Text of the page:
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This question already has an answer here:

I have a problem with proving this simple theorem. I've already figured out that the best strategy is to factorise is, so that to get eg. a square or another expression that from the definition has to be non-negative, but have no idea how exactly should I do it. Could you help me guys?

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marked as duplicate by Jyrki Lahtonen, user147263, Najib Idrissi, user99914, Hakim Nov 2 '14 at 10:52

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  • $\begingroup$ Maybe prove $m^3 + 4 \geq 0$ instead? $\endgroup$ – IAmNoOne Nov 1 '14 at 22:30
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    $\begingroup$ You know that $m\ge0$, and $m^2>0$ (assuming $m\ne0$), so $\frac{4}{m^2}>0$ also. Thus $m+\frac{4}{m^2}>0$ for $m>0$. $\endgroup$ – user84413 Nov 1 '14 at 22:33
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    $\begingroup$ For $m=0$: $\dfrac{4}{m^2}$ doesn't exist. $\endgroup$ – Vladimir Vargas Nov 1 '14 at 22:33
  • $\begingroup$ Thanks! Actually, how to deal with $m+(4/m^2)>=3$ for every m >= 0 ? Of course I multiplied it by $m^2$ and got $m^3+4-3m^2>=0$ and have no idea how to proceed $\endgroup$ – applicant Nov 1 '14 at 22:38
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    $\begingroup$ If the right side of your inequality should be $3$ you should immediately edit your question's title to ask the correct question. Otherwise you are wasting the time of people who are trying to help you. Also note Vladimir's comment that your statement cannot be true for $m=0$, so you should edit your restriction on $m$. $\endgroup$ – Rory Daulton Nov 1 '14 at 22:58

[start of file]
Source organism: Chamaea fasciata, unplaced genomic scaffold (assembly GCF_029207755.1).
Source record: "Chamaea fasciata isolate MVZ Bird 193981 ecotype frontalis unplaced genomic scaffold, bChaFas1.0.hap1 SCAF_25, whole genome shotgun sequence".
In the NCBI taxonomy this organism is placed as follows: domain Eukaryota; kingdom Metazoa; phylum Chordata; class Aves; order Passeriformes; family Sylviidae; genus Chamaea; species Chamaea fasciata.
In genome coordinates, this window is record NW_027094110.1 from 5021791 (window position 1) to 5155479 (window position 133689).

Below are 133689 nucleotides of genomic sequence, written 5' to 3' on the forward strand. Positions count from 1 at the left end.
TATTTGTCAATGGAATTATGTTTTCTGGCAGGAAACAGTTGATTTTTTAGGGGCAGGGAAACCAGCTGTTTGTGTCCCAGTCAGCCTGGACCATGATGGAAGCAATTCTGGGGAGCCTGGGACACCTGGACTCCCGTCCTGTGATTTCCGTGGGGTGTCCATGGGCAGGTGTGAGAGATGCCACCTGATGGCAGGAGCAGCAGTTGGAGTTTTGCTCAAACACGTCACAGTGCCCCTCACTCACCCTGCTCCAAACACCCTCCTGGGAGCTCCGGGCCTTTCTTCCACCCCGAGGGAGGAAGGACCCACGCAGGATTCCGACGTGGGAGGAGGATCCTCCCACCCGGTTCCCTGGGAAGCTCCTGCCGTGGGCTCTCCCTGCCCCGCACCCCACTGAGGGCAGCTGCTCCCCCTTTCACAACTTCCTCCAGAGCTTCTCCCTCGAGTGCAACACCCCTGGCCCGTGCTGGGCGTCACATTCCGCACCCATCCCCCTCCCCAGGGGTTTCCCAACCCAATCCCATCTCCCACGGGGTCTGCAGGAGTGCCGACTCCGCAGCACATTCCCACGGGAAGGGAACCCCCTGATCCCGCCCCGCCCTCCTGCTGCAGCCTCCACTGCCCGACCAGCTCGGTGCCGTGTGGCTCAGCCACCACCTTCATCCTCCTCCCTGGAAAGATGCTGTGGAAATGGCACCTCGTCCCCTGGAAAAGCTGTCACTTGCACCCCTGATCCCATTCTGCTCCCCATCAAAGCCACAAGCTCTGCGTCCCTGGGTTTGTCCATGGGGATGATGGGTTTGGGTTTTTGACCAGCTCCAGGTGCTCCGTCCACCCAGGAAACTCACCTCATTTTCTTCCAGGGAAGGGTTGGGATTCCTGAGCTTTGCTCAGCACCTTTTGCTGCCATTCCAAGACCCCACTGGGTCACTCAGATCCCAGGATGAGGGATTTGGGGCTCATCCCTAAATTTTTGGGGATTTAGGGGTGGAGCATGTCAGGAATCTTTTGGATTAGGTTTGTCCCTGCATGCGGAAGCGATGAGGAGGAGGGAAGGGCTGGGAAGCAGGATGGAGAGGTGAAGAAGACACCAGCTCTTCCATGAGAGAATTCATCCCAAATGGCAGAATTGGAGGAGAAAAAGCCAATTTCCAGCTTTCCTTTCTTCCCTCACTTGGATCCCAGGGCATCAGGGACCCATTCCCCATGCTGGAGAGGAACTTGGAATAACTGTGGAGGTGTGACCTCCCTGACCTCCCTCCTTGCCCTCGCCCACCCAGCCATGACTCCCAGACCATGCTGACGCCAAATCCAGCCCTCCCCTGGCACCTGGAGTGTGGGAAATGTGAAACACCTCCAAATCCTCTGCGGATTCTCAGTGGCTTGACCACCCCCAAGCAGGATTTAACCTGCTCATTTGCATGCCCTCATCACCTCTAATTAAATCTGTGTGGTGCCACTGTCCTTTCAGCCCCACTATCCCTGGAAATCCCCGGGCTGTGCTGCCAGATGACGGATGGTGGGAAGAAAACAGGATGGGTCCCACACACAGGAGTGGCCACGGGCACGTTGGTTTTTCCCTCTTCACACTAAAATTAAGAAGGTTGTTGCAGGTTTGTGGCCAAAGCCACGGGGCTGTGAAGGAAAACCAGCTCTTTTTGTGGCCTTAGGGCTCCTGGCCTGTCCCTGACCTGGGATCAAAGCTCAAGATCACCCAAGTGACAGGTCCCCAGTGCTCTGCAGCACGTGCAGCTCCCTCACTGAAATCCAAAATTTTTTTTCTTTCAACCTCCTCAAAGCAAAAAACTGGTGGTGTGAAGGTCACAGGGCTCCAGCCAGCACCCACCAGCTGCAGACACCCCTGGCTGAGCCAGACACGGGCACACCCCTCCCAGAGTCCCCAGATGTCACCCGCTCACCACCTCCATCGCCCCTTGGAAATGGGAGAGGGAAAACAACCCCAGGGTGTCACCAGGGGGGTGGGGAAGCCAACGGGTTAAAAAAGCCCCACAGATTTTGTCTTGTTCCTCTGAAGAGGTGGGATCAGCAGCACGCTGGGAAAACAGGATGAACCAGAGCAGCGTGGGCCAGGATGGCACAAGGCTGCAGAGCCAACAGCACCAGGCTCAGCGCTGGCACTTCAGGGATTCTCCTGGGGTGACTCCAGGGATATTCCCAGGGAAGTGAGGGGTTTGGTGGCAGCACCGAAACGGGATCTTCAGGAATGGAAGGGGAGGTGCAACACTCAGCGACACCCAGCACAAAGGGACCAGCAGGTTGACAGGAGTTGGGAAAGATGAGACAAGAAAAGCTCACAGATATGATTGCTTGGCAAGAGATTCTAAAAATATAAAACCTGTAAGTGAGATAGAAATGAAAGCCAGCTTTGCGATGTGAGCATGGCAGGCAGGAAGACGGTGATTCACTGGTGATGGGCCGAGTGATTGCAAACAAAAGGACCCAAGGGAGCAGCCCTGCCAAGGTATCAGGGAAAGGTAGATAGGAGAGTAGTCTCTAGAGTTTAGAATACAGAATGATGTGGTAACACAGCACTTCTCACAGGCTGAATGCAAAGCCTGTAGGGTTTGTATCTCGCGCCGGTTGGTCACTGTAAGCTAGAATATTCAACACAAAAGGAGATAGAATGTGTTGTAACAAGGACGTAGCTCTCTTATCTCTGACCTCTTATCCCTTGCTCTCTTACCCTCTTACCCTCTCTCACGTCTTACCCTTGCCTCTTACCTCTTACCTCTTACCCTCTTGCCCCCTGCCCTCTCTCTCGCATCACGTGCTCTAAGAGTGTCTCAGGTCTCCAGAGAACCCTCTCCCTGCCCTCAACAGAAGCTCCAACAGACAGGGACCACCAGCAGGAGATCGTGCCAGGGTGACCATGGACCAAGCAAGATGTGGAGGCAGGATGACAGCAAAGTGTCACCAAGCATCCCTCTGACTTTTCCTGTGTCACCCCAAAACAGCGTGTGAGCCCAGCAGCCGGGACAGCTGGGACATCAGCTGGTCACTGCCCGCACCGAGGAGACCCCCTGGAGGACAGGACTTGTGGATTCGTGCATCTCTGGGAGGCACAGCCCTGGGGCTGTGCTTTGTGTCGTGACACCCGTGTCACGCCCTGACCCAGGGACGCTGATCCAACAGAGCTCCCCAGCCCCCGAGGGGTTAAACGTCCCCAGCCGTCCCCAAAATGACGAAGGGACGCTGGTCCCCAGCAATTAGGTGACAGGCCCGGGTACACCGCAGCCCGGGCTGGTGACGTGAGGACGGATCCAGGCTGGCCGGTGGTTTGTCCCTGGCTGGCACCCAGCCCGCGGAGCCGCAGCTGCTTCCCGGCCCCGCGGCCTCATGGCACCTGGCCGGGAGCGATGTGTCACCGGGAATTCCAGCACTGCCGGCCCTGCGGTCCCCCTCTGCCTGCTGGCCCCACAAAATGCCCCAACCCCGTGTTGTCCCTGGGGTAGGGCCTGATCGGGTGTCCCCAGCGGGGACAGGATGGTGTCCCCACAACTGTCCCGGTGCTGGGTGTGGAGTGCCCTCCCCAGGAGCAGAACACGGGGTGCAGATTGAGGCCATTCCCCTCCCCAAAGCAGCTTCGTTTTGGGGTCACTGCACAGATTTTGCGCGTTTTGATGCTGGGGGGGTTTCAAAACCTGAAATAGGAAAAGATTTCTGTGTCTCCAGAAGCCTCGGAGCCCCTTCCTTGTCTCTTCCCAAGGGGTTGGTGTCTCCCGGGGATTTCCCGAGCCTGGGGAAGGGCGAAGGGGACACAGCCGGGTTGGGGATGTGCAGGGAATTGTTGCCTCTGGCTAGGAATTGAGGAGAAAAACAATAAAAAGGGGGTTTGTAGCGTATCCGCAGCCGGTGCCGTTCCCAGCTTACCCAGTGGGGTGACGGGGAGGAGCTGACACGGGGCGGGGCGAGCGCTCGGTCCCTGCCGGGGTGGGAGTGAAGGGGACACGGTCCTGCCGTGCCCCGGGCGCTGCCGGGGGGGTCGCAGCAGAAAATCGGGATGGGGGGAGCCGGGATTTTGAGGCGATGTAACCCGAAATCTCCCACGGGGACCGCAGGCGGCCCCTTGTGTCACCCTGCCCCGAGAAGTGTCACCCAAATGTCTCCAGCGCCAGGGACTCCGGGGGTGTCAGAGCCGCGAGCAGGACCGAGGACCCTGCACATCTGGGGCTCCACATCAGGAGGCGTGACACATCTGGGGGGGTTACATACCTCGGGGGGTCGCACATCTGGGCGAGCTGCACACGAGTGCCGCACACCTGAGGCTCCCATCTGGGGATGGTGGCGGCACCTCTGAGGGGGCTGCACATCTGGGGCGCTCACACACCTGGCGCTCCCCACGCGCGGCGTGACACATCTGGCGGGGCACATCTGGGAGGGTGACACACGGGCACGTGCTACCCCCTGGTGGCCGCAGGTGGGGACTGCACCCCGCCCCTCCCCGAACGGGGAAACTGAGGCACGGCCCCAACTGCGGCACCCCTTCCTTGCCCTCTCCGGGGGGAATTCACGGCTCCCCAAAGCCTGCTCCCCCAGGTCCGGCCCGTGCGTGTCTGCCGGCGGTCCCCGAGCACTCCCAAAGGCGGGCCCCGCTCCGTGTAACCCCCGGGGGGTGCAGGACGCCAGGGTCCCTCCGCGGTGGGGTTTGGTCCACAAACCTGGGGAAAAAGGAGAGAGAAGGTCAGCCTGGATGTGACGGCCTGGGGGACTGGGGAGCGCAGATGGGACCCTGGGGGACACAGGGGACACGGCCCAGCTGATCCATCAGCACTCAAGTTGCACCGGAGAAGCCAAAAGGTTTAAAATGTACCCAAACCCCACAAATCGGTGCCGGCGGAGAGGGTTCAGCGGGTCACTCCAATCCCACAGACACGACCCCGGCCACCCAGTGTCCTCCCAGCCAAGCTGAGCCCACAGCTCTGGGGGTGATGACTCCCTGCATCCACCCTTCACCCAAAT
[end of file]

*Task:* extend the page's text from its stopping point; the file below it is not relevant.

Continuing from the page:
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Let $m > 0$. Then we have that: $$m^3 >0$$ which implies that: $$m^3 + 4 > 0 $$ dividing both sides by $m^2$ you get: $$m + \frac{4}{m^2} > 0$$ and you are done (for the case where $m=0$ you are dividing by 0).

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Consider the following, if I have a positive real number and I add a positive real number to it, the result will be a positive real number (Closure under addition). Furthermore, if I take a positive real number and divide by a positive real number, the result will be a positive real number (Closure under multiplication). Also, if I square a real number it will be a positive real number (Closure under multiplication). Given those statements, you have m a positive real number plus 4/m^2 which is a positive number because it is the quotient of two positive numbers. Thus the result must be positive.

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Apparently you needed to prove it for $m + (4/m^2) \ge 3$, given $m > 0$.

Multiply by $m^2$.

Take derivative: $3m^2 - 6m$, and check that there is a local top in $m = 0$ and local minimum at $m = 2$.

Given the positive sign of the $m^3$ term, you can plot the graph.

Fill in $m = 2$, to check that equality occurs, but it is a local minimum on $R^+$

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By applying AM-GM inequality on $$\frac{m}{2},\frac{m}{2},\frac{4}{m^2}$$ We get $$\frac{\frac{m}{2}+\frac{m}{2}+\frac{4}{m^2}}{3}\ge \sqrt[3]{\frac{m}{2}\cdot\frac{m}{2}\cdot\frac{4}{m^2}}$$

$$\frac{m}{2}+\frac{m}{2}+\frac{4}{m^2} \ge 3$$ $$\Rightarrow m+\frac{4}{m^2} \gt 0$$

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